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The Bonedrivers - Mobile

Blueblack Records

Total Time: 56:09

Have I got a band for you if you’re partial to Foghat, Grand Funk Railroad, southern rock, BTO or the crunchier reaches of the Led Zeppelin catalog. Throw in a dash of The Outlaws and stir vigorously. Snippets of classic rock tunes appear as regular as Betty White on the tube. Blues-rock paradise awaits you compliments of this San Francisco boogie band. Thick power chords, thumping jungle-drums, manic slide guitar excursions and even harmony vocals are here for the taking. Front man-guitarist-singer Keith Karloff leads his merry troupe thru power-rock accented by funk and the requisite positive “dude commander vibe”. His adequate vocals suit this medium just fine.

Oh here comes their cover of “Pictures Of Matchstick Men”…..oh no….it’s “The Trouble With Love”, one of ten Karloff originals. What sounds like pedal steel gives it an Outlaws-meets-Poco twist. “High Tides And Mellow Country Meets Captain Crunch” anyone? Great googily moogily now it’s “Rocky Mountain Way”…….would you believe “You Win Again”?, the band’s closest foray into straight blues territory. Karloff stretches out his guitar prowess here in fine form, helped out by blues piano.

Our daily dose of “Foghat Boogie” comes in the form of “Moonlight Ride”, whose title would not be out of place in the genuine article’s repertoire. “Northwest Girl” is a vehicle for a slide guitar workout that is interrupted briefly by boogie-woogie piano courtesy of Austin DeLone. “Honky Tonk Prayer” slows things down as a county-ish lament. “Locked And Loaded” begins life with jazzy guitar segueing into a tale of a bad girl who loses her skinny man in a fire….go figure. Alright!!!!....Led Zeppelin and Aerosmith form a super group…..wait…it’s “That’s The Way I Roll”. The band pulls off a perfect Zep “Houses Of The Holy” crunch-romp complete with patented Jimmy Page stop-start-stutter single string runs. “It’s A Beautiful Thing” sounds like funky-period Grand Funk with its organ-fueled summery-riff and harmony vocals.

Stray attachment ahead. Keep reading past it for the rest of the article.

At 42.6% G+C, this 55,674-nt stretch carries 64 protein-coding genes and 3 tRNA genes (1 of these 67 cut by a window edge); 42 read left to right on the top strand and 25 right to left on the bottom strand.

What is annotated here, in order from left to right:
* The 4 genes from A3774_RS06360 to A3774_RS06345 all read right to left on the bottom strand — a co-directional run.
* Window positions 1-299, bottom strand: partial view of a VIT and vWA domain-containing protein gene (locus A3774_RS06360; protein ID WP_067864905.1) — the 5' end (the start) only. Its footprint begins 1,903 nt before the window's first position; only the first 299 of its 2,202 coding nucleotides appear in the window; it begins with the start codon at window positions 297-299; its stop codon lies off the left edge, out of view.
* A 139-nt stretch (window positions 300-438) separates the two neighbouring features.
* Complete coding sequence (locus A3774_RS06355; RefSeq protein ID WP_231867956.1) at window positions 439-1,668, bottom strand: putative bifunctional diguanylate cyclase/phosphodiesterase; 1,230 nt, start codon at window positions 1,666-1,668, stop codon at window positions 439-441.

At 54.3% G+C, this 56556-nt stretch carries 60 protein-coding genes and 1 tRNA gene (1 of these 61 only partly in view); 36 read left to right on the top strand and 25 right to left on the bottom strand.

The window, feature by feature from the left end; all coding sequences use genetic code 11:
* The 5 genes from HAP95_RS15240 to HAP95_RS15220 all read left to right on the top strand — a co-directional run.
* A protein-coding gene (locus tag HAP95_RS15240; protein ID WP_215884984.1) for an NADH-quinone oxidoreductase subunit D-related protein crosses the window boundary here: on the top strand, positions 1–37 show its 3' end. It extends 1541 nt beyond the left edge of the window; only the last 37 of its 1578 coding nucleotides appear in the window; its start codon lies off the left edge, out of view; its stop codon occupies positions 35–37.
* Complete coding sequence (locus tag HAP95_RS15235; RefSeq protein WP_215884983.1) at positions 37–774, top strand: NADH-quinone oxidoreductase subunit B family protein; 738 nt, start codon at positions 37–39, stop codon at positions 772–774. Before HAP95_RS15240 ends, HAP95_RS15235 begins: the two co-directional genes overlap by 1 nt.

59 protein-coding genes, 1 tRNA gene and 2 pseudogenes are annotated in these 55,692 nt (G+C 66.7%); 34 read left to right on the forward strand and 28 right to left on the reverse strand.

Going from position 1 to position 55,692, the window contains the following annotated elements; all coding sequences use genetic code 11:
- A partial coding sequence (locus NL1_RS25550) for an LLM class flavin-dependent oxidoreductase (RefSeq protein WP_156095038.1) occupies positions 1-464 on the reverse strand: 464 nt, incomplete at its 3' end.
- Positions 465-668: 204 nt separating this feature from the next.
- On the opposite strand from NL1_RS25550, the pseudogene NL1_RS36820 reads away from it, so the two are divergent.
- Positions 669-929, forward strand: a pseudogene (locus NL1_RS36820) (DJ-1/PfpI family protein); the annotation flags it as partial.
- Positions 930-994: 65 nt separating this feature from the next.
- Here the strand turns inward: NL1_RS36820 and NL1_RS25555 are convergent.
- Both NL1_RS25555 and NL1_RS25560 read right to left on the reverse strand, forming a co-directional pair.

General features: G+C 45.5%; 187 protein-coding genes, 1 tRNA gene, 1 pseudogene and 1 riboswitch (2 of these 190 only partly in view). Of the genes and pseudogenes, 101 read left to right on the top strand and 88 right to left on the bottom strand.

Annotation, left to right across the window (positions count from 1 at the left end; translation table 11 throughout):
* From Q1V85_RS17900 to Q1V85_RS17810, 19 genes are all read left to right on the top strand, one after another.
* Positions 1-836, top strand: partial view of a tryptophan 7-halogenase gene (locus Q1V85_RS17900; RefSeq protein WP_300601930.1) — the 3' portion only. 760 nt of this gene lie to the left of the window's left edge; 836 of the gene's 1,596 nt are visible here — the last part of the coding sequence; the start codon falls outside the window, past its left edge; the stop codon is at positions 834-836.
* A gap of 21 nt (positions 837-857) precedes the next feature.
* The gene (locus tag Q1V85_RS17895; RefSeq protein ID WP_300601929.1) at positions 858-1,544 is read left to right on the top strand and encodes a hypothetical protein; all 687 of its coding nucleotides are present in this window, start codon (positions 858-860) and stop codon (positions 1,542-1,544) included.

Very little Blues included here, but these guys have sure absorbed the ins-and-outs of classic rock and blues-rock to a tee. The heavy backing provided by the rhythm section completes the effect. The lead vocals show more depth with each repeated listening. Four radio-edited versions are included as extras, trimmed by a minute or so. This isn’t my cup of tea, but they do their chosen genre proud. What more could any self-respecting card-carrying rock fiend ask for?

Reviewer Greg “Bluesdog” Szalony hails from the New Jersey Delta. He is the proprietor of Bluesdog’s Doghouse at

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